- Johnson, Bob (February 1, 1965). "Dee Andros named Oregon State grid coach". Spokane Daily Chronicle. Washington. p. 15.
- "Idaho machine rolls over Utah". Spokesman-Review. Associated Press. November 25, 1938. p. 11.
- "Idaho results: (1935-1939)". College Football Data Warehouse. Retrieved August 29, 2012.
- "Idaho in Rose Bowl? It surely can happen". Milwaukee Journal. UPI. October 21, 1938. p. 9.
- "Seniors". Gem of the Mountains, University of Idaho yearbook. 1939. p. 78.
- "Idaho man conducts at Hollywood Bowl". Spokane Daily Chronicle. Washington. July 9, 1940. p. 3.
- "Merle Stoddard will be coach". Spokane Daily Chronicle. Washington. Associated Press. August 29, 1940. p. 14.
- "Seniors". Gem of the Mountains, University of Idaho yearbook. 1939. p. 77.
- "Moscow High School gets bear cub for mascot". Spokesman-Review. Spokane, Washington. August 31, 1941. p. 2B.
- "Babe Brown to coach freshman at university". Lewiston Morning Tribune. Idaho. Associated Press. March 25, 1941. p. 8.
- "Lyle Smith receives notification from navy". Spokesman-Review. Spokane, Washington. June 12, 1942. p. 15.
- "Lyle Smith resigns as Moscow coach". Lewiston Morning Tribune. Idaho. Associated Press. August 14, 1946. p. 8.
- "Idaho plans thorough search for grid coach; Curfman out". Spokane Daily Chronicle. Washington. December 22, 1953. p. 12.
- "Boise football coach out of Idaho picture". Spokane Daily Chronicle. Washington. Associated Press. February 6, 1954. p. 8.
- "Smith appointed athletic director". Lewiston Morning Tribune. Idaho. Associated Press. November 8, 1967. p. 16.
- "Lions lose assistant coach". Leader-Post. Regina, Saskatchewan. Canadian Press. December 15, 1967. p. 31.
- "Boise St. hires UCLA grid assistant". Lewiston Morning Tribune. Idaho. Associated Press. February 14, 1976. p. 4B.
- Prentice, George (April 24, 2013). "Ross Vaughn: Boise State's boy of summer heads for home". Boise Weekly. Retrieved August 18, 2017.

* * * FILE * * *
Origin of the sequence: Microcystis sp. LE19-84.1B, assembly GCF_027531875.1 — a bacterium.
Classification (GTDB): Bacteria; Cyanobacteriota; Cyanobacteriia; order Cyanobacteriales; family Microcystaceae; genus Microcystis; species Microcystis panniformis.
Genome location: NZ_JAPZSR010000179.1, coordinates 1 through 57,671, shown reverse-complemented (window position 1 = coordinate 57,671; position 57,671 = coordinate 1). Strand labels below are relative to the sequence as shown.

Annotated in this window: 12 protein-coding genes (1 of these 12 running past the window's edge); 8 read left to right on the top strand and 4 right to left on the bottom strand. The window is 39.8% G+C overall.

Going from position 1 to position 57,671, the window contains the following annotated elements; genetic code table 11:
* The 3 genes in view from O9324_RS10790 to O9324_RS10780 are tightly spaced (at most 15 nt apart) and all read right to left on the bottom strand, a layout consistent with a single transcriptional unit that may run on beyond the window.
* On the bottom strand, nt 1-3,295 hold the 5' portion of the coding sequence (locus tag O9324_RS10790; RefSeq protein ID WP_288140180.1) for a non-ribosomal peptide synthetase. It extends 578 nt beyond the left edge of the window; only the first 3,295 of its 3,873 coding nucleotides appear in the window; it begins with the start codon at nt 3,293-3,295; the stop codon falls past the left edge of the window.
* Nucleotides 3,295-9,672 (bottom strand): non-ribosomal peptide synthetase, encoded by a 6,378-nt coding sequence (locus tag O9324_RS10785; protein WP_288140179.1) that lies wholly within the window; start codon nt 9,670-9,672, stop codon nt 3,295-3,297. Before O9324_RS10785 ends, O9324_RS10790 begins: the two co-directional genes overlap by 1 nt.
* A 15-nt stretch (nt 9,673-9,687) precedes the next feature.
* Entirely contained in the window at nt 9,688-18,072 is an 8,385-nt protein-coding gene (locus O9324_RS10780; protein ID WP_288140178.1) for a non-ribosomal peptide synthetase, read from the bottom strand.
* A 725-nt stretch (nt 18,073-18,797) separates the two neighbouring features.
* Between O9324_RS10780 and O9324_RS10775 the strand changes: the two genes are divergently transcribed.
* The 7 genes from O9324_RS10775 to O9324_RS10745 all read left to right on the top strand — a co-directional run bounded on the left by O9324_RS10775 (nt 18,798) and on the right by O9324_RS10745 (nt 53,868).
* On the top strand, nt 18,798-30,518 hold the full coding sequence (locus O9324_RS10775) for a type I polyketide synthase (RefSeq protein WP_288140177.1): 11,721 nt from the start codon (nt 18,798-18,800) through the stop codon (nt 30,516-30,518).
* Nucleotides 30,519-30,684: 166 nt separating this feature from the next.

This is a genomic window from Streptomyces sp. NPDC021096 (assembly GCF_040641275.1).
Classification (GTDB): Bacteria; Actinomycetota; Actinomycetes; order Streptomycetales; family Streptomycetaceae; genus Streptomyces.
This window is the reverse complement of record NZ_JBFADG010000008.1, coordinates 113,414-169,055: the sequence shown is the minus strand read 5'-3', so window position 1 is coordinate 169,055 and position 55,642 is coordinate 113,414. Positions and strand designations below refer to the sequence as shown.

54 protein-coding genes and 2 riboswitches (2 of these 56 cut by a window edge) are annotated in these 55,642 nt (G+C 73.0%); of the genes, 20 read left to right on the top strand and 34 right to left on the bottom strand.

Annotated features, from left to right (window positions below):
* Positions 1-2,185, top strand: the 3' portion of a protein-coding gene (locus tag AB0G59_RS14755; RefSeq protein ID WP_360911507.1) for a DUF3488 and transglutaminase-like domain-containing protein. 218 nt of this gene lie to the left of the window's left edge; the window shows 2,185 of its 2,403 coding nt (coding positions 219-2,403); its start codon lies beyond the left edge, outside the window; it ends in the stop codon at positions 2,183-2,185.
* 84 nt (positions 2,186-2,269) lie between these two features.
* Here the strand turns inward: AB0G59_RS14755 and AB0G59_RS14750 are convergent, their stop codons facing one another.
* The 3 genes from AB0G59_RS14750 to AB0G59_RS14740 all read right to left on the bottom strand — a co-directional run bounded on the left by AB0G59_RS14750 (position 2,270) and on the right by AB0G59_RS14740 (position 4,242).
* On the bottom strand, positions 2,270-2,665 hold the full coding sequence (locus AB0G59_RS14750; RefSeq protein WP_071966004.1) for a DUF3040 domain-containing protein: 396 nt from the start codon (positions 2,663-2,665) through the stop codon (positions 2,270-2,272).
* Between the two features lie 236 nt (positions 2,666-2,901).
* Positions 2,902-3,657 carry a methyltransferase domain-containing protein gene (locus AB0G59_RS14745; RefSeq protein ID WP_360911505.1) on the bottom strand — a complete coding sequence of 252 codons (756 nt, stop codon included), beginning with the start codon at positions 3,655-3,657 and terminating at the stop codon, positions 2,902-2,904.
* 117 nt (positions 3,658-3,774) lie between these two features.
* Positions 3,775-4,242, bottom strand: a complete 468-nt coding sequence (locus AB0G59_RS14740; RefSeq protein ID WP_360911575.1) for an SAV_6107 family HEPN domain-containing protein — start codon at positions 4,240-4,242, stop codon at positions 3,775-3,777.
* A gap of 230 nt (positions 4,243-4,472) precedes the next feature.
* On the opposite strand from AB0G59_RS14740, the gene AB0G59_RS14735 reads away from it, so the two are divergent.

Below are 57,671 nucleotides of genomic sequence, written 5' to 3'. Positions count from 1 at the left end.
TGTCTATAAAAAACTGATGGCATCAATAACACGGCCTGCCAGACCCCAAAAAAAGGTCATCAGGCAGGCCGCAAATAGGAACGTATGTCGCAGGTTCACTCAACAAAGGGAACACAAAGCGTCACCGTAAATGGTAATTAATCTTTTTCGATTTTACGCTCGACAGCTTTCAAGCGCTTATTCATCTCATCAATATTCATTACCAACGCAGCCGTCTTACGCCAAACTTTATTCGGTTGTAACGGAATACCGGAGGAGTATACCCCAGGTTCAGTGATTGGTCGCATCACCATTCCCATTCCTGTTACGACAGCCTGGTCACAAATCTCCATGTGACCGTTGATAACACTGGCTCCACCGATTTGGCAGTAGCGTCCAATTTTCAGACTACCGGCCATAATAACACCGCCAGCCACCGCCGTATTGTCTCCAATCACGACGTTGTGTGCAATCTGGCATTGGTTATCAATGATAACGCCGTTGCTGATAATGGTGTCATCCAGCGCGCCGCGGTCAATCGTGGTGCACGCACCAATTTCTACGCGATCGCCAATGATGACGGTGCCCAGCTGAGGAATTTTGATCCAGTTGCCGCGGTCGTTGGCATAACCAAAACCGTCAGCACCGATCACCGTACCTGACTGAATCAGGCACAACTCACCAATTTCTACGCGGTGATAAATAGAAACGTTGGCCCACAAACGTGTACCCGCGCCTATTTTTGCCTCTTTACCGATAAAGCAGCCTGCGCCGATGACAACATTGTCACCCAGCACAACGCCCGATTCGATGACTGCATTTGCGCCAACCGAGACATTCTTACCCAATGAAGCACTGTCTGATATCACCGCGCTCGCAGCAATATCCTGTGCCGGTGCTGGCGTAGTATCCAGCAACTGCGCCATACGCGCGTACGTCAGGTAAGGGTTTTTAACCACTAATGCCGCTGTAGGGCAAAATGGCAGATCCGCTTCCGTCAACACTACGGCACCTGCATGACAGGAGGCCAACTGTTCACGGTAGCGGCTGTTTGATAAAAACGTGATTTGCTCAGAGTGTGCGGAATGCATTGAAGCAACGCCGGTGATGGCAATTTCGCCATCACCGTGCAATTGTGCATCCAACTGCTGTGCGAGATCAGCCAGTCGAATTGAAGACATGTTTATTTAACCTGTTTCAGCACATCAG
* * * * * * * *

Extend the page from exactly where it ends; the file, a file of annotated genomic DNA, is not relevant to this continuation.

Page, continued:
- Squires, Sherry (May 22, 2014). "New scholarship to honor Ross Vaughn". Boise State University. Retrieved August 18, 2017.
- "Ross E. Vaughn" (PDF). Boise State University. (faculty). Retrieved August 18, 2017.
- "Mullally new A.D.?". Reading Eagle. Pennsylvania. Associated Press. May 12, 1981. p. 27.
- "Boise names director". Spokesman-Review. Spokane, Washington. Associated Press. May 13, 1981. p. C3.
- "Boise's A.D. quits over ticket furor". Spokesman-Review. Spokane, Washington. Associated Press. March 2, 1982. p. 19.
- "Boise sacks AD over ticket flap". The Bulletin. Bend, Oregon. UPI. March 2, 1982. p. D3.
- "Boise AD out". Spokane Chronicle. Washington. March 2, 1982. p. 14.
- Cripe, Chadd (September 8, 2011). "Quiet exit: Gene Bleymaier closes career as Boise State athletic director". Retrieved August 29, 2012.
- Boise State Broncos game day program – 1980-11-08 – Dedication of Lyle Smith Field – p. 8
- "If Reno beats Boise State, there will be a mad scramble for Big Sky title". Lewiston Morning Tribune. Idaho. Associated Press. November 7, 1980. p. 3B.
- "Boise State results: (1980-1984)". College Football Data Warehouse. Retrieved August 29, 2012.
- Katz, Michael (2016-03-17). "Legendary Boise State Coach Lyle Smith Celebrates 100th Birthday". MagicValley.com. Retrieved 2016-03-18.